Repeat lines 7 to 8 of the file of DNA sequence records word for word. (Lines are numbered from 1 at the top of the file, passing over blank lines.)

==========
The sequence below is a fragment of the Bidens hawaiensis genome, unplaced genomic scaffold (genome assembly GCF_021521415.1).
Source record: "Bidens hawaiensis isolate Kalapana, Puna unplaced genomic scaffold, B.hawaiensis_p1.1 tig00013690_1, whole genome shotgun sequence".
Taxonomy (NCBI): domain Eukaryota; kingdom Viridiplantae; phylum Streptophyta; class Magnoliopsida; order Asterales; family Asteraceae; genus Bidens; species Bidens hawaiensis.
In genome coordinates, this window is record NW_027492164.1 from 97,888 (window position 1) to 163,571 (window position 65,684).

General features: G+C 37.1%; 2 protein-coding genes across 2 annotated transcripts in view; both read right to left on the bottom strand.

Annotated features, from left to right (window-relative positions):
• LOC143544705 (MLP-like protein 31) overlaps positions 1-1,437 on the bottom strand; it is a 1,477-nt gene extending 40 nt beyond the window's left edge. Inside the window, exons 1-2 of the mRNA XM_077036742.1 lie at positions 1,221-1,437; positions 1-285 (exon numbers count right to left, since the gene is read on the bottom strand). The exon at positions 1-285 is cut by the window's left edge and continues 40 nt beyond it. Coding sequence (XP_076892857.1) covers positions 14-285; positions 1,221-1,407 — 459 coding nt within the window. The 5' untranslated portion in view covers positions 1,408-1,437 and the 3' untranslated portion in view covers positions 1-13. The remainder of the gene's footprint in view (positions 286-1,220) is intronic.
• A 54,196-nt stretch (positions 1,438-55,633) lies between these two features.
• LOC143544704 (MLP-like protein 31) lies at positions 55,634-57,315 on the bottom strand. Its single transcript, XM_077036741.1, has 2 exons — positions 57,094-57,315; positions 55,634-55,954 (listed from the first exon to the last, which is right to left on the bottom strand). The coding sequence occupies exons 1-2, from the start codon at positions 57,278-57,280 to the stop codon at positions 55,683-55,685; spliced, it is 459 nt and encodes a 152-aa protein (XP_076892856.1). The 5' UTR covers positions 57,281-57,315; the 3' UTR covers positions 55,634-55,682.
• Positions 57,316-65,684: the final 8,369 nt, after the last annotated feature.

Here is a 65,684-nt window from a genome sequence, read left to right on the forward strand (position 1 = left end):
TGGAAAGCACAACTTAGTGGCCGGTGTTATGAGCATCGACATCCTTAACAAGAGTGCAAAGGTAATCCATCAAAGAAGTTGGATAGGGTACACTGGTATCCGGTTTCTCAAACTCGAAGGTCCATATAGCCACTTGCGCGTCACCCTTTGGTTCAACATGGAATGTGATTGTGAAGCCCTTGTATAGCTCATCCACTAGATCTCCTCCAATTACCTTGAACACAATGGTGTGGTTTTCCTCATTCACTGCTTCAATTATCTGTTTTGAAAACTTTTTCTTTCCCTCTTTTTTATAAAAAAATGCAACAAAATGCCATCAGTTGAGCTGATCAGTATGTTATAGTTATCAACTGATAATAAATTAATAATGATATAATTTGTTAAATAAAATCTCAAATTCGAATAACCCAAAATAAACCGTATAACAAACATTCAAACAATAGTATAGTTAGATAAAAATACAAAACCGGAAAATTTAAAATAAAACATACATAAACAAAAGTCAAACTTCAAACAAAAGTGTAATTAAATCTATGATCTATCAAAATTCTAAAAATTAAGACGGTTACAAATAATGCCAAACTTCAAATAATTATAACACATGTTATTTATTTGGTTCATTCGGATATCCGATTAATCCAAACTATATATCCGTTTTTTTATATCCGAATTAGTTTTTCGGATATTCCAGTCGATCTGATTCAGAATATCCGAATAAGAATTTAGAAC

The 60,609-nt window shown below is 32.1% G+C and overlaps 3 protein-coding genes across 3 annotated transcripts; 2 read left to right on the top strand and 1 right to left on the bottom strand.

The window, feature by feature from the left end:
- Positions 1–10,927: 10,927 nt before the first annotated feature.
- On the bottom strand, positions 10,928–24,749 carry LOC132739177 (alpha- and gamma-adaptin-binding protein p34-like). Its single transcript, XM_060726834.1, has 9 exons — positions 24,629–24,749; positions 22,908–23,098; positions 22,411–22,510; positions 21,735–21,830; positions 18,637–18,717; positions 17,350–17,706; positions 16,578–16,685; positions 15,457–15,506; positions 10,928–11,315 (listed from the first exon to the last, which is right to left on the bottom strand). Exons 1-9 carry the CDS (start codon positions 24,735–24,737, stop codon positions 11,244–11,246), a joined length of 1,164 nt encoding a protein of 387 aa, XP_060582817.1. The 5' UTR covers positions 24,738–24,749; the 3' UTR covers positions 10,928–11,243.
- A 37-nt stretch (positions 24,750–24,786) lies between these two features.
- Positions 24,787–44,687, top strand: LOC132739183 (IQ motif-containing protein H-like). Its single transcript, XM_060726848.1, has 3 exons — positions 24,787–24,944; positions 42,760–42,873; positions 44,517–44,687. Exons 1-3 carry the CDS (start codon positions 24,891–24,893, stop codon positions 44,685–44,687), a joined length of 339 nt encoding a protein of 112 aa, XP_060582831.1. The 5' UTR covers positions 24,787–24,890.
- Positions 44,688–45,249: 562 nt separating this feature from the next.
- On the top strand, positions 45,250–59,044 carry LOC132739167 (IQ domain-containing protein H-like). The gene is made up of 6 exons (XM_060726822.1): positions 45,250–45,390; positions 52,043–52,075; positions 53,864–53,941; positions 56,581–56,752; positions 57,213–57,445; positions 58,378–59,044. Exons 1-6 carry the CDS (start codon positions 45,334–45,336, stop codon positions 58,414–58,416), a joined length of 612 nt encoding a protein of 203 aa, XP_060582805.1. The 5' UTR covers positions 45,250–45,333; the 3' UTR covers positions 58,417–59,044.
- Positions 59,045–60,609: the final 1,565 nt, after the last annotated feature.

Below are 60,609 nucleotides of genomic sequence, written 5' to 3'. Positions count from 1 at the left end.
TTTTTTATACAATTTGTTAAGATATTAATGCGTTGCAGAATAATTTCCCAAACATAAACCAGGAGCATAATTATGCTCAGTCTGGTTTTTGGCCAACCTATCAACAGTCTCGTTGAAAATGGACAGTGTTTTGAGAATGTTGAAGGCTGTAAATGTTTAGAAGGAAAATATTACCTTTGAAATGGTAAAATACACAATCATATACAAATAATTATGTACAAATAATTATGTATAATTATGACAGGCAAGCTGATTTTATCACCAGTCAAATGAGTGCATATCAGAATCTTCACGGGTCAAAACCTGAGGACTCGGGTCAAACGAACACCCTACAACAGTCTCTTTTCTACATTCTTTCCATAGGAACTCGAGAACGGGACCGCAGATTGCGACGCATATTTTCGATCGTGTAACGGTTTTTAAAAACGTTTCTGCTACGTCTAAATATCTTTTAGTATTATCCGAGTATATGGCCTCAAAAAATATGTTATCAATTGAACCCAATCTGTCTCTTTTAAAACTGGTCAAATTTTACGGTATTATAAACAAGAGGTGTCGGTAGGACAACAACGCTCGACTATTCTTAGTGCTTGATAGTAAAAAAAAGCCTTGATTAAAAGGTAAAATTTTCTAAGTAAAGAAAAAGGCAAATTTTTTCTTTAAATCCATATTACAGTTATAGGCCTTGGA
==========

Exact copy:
• LOC143544705 (MLP-like protein 31) overlaps positions 1-1,437 on the bottom strand; it is a 1,477-nt gene extending 40 nt beyond the window's left edge. Inside the window, exons 1-2 of the mRNA XM_077036742.1 lie at positions 1,221-1,437; positions 1-285 (exon numbers count right to left, since the gene is read on the bottom strand). The exon at positions 1-285 is cut by the window's left edge and continues 40 nt beyond it. Coding sequence (XP_076892857.1) covers positions 14-285; positions 1,221-1,407 — 459 coding nt within the window. The 5' untranslated portion in view covers positions 1,408-1,437 and the 3' untranslated portion in view covers positions 1-13. The remainder of the gene's footprint in view (positions 286-1,220) is intronic.
• A 54,196-nt stretch (positions 1,438-55,633) lies between these two features.